As US aims at Russia, India's defence preparedness caught in the crossfire

The United States of America (US) has leapt ahead of Russia as India’s biggest supplier of new weaponry. A recent report from Parliament’s Standing Committee on Defence reveals that, during the last three years, US firms concluded 13 contracts with India, worth Rs 288 billion. In the same period, Russia got 12 contracts, valued at just Rs 83 billion — not even one-third of the US bag. Now Moscow’s share could decline further, with New Delhi being squeezed by the threat of US sanctions against countries that buy weaponry from Russia.


These sanctions are embedded in legislation — titled “Countering America’s Adversaries Through Sanctions Act” (CAATSA) — that the US Congress passed in mid-2017. While CAATSA is directed at Russia, Iran and North Korea, it is the Russian component of the law that most concerns India. It enjoins the US administration to impose sanctions against countries that engage in “significant transactions” with Russian defence and intelligence entities. India is highly vulnerable to that charge, with its military heavily dependent upon the purchase from Russia for spares, maintenance, and overhaul of its roughly 6,000 tanks and infantry combat vehicles, artillery and air defence guns, warships, submarines and large numbers of fighter and transport aircraft and helicopters. It would be no exaggeration to say that without large purchases from Russia, India’s military would grind to a halt. In addition to keeping its legacy fleet running, India is exploring crucial new transactions from Russia, such as the lease of a nuclear submarine, the purchase of 200 Kamov-226 helicopters and the S-400 Triumf advanced air defence systems.


Intriguingly, recent days have seen a resurgence of chatter in the strategic community about the possibility of India being sanctioned under CAATSA. It is speculated that India’s proposed purchase of the S-400 Triumf has caused red lights to start flashing in Washington DC. Like CAATSA itself, the S-400 proposal is not new; the defence ministry cleared it in principle in December 2015 and negotiations have been ongoing since then. But Defence Minister Nirmala Sitharaman’s visit to Moscow last month and Prime Minister Narendra Modi’s Monday meeting with President Vladimir Putin has heightened anticipation of an imminent contract. Washington insiders say that top US administration officials might be willing to condone procurements like Kamov light helicopters, arguing that is not a “significant transaction”. But the S-400 Triumf, which is an upgraded version of the S-300 missile system that China’s military uses, and which is a key preoccupation of US Air Force planners could never be accorded an exemption. Besides, the estimated $4.5 billion value of such a contract could hardly be ignored by Washington.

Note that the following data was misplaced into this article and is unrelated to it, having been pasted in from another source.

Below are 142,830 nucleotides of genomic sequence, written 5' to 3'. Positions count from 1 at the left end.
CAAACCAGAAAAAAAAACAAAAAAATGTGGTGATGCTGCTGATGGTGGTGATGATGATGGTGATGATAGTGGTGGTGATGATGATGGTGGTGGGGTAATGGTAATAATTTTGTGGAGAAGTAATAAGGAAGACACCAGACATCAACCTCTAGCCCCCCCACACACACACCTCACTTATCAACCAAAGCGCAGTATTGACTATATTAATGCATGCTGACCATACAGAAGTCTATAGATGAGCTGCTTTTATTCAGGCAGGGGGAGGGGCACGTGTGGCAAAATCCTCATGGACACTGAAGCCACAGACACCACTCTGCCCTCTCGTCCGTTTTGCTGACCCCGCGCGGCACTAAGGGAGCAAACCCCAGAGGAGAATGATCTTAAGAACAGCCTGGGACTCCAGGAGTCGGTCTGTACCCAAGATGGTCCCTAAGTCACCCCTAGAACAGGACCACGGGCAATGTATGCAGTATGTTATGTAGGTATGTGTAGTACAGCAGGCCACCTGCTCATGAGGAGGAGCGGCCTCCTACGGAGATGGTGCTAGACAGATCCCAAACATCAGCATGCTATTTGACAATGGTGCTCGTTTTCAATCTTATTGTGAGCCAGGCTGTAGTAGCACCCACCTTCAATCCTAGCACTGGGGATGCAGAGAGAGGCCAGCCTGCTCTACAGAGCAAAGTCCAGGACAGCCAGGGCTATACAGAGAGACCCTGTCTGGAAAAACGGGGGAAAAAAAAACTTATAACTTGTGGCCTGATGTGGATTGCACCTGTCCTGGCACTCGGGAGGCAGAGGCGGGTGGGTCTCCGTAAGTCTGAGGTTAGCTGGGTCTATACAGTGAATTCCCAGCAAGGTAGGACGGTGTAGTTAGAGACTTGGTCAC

It is ironical that the US Congress, which is uniformly well disposed towards India, has enacted CAATSA, even though it directly undermines Indian defence capability. In fact, India is mere collateral damage in the operating of CAATSA, which is primarily directed at President Donald Trump. Practically every Democrat in the US Congress, and a large percentage of Republican Russia-hawks, have been furious at Mr Trump’s kid-glove treatment of Russia. Democrats believe Russian meddling in the 2016 presidential election robbed Hillary Clinton of the presidency; meanwhile Republican orthodoxy can hardly countenance Mr Trump’s chumminess towards Mr Putin and his thuggish administration. With the common objective of forcing Mr Trump to confront Moscow, lawmakers from both sides of the aisle in the US Congress passed CAATSA. In this single-minded focus on binding Mr Trump to an anti-Russia course of action, the collateral damage being inflicted on national security allies has been disregarded.